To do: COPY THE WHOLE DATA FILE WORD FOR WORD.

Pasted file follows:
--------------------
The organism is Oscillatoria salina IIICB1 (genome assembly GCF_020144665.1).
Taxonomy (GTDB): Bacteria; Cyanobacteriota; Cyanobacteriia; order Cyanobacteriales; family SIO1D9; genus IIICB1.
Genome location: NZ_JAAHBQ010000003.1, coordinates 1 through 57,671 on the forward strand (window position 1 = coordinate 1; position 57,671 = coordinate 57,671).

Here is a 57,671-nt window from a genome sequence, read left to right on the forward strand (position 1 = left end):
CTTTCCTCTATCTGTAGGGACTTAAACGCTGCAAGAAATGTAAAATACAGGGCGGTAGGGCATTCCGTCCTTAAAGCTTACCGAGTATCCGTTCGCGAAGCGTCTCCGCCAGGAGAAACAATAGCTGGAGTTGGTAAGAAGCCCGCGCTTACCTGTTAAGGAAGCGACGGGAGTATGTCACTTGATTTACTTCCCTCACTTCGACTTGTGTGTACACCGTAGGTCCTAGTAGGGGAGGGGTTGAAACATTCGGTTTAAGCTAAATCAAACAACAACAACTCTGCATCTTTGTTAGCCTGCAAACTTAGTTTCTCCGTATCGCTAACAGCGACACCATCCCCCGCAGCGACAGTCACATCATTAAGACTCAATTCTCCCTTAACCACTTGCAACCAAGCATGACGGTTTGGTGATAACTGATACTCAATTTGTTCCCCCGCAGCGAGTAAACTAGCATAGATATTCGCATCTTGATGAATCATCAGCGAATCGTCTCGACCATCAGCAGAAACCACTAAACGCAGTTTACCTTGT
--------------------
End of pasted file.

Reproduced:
The organism is Oscillatoria salina IIICB1 (genome assembly GCF_020144665.1).
Taxonomy (GTDB): Bacteria; Cyanobacteriota; Cyanobacteriia; order Cyanobacteriales; family SIO1D9; genus IIICB1.
Genome location: NZ_JAAHBQ010000003.1, coordinates 1 through 57,671 on the forward strand (window position 1 = coordinate 1; position 57,671 = coordinate 57,671).

Here is a 57,671-nt window from a genome sequence, read left to right on the forward strand (position 1 = left end):
CTTTCCTCTATCTGTAGGGACTTAAACGCTGCAAGAAATGTAAAATACAGGGCGGTAGGGCATTCCGTCCTTAAAGCTTACCGAGTATCCGTTCGCGAAGCGTCTCCGCCAGGAGAAACAATAGCTGGAGTTGGTAAGAAGCCCGCGCTTACCTGTTAAGGAAGCGACGGGAGTATGTCACTTGATTTACTTCCCTCACTTCGACTTGTGTGTACACCGTAGGTCCTAGTAGGGGAGGGGTTGAAACATTCGGTTTAAGCTAAATCAAACAACAACAACTCTGCATCTTTGTTAGCCTGCAAACTTAGTTTCTCCGTATCGCTAACAGCGACACCATCCCCCGCAGCGACAGTCACATCATTAAGACTCAATTCTCCCTTAACCACTTGCAACCAAGCATGACGGTTTGGTGATAACTGATACTCAATTTGTTCCCCCGCAGCGAGTAAACTAGCATAGATATTCGCATCTTGATGAATCATCAGCGAATCGTCTCGACCATCAGCAGAAACCACTAAACGCAGTTTACCTTGT